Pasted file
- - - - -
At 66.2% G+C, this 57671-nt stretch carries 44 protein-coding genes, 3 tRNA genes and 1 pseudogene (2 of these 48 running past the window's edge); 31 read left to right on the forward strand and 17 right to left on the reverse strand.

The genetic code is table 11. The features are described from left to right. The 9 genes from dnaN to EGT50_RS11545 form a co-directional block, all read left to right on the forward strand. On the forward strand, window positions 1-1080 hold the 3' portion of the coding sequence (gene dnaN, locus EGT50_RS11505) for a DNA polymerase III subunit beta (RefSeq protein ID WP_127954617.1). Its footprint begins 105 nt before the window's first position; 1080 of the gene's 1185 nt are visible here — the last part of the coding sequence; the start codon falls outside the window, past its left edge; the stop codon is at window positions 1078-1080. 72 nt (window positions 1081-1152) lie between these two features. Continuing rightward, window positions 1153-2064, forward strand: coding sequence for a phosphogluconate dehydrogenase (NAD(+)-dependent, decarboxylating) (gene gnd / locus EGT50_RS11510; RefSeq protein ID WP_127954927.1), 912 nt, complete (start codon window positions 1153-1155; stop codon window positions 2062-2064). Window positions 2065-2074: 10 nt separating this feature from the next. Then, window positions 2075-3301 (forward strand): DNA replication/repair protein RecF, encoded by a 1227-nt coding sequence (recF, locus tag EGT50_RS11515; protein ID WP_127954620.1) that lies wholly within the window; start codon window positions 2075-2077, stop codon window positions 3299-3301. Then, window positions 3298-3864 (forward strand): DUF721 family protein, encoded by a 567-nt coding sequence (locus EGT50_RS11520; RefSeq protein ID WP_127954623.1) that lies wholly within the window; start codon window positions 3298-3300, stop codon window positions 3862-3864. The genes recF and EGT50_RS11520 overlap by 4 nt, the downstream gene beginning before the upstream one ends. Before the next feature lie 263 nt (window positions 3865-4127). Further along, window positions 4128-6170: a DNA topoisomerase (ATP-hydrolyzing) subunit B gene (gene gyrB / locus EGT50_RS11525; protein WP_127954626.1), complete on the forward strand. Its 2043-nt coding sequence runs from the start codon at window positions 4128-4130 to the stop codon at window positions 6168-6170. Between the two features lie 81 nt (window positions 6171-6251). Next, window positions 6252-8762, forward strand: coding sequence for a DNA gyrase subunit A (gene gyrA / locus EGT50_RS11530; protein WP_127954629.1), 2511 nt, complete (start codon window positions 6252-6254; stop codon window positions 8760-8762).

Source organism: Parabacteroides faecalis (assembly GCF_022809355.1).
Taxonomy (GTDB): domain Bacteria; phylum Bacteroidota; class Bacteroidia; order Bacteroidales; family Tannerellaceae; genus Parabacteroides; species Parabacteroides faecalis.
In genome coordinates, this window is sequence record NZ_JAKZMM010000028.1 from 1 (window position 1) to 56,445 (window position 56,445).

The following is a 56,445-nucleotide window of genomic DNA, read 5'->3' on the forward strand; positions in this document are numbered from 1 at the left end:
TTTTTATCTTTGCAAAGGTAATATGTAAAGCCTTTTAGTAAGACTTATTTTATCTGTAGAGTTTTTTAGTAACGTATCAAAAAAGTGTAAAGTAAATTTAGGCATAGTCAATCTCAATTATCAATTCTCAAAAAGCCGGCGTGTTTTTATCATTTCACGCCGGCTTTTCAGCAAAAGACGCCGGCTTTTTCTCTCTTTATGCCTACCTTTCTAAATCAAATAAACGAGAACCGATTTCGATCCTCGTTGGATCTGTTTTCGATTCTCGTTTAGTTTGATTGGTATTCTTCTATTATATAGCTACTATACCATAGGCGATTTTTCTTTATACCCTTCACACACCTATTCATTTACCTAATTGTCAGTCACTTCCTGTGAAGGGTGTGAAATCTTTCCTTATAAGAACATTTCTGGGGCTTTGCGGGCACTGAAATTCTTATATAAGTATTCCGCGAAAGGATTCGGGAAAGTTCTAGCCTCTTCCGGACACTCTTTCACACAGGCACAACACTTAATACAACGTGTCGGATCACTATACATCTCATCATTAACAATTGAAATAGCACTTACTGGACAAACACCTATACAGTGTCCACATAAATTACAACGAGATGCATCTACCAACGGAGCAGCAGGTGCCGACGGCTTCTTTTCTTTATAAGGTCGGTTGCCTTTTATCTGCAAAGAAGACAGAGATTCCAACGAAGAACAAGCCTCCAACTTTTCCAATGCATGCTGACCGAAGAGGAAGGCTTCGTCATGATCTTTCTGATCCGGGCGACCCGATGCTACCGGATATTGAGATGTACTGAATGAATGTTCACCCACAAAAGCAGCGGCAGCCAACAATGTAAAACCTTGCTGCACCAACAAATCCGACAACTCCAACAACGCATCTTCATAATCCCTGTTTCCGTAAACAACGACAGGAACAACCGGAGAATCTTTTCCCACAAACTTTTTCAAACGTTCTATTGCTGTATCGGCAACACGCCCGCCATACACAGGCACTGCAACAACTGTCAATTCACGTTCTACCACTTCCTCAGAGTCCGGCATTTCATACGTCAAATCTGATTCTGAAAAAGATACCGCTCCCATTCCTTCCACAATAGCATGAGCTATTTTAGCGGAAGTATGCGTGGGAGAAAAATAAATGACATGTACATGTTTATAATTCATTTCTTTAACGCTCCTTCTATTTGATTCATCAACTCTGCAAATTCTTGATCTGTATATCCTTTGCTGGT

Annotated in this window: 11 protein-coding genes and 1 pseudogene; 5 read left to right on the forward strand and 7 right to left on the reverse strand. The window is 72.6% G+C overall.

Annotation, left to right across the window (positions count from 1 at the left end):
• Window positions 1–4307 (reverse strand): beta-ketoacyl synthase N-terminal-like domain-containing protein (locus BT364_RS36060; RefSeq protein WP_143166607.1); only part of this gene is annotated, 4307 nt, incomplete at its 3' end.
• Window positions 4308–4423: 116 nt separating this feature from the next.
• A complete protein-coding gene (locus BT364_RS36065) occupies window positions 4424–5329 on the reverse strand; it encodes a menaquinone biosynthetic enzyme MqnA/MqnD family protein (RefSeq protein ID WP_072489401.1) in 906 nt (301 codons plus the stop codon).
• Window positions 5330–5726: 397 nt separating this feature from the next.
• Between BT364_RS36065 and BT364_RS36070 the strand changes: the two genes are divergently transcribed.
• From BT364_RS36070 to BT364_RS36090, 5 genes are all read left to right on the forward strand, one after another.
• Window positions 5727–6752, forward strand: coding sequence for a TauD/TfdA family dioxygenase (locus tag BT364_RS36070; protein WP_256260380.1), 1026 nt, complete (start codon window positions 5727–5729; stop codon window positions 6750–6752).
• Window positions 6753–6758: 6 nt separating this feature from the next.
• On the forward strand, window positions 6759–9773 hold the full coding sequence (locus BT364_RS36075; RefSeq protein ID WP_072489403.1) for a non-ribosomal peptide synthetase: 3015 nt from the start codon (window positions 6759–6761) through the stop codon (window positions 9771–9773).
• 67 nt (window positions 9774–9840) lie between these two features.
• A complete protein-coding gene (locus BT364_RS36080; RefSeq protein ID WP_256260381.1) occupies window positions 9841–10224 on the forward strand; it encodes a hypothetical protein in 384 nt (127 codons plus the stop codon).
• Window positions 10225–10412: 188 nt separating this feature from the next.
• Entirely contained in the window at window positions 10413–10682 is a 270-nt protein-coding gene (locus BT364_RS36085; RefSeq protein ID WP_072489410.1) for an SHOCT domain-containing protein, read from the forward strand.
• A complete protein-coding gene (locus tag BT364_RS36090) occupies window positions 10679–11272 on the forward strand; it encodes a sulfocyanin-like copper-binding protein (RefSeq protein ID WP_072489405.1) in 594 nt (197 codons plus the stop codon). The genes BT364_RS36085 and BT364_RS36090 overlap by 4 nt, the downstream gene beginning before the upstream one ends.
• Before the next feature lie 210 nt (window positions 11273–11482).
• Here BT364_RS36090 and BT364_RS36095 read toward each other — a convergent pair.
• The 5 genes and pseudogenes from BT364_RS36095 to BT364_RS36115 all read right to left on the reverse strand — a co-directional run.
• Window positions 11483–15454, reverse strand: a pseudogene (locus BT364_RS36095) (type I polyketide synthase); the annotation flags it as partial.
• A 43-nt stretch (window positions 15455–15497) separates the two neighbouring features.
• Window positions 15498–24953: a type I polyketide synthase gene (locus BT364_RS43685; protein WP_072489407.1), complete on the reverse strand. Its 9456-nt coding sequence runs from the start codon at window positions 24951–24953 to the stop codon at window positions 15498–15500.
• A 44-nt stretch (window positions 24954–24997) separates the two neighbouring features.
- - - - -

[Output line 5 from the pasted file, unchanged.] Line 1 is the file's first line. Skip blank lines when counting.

In genome coordinates, this window is sequence record NZ_JAKZMM010000028.1 from 1 (window position 1) to 56,445 (window position 56,445).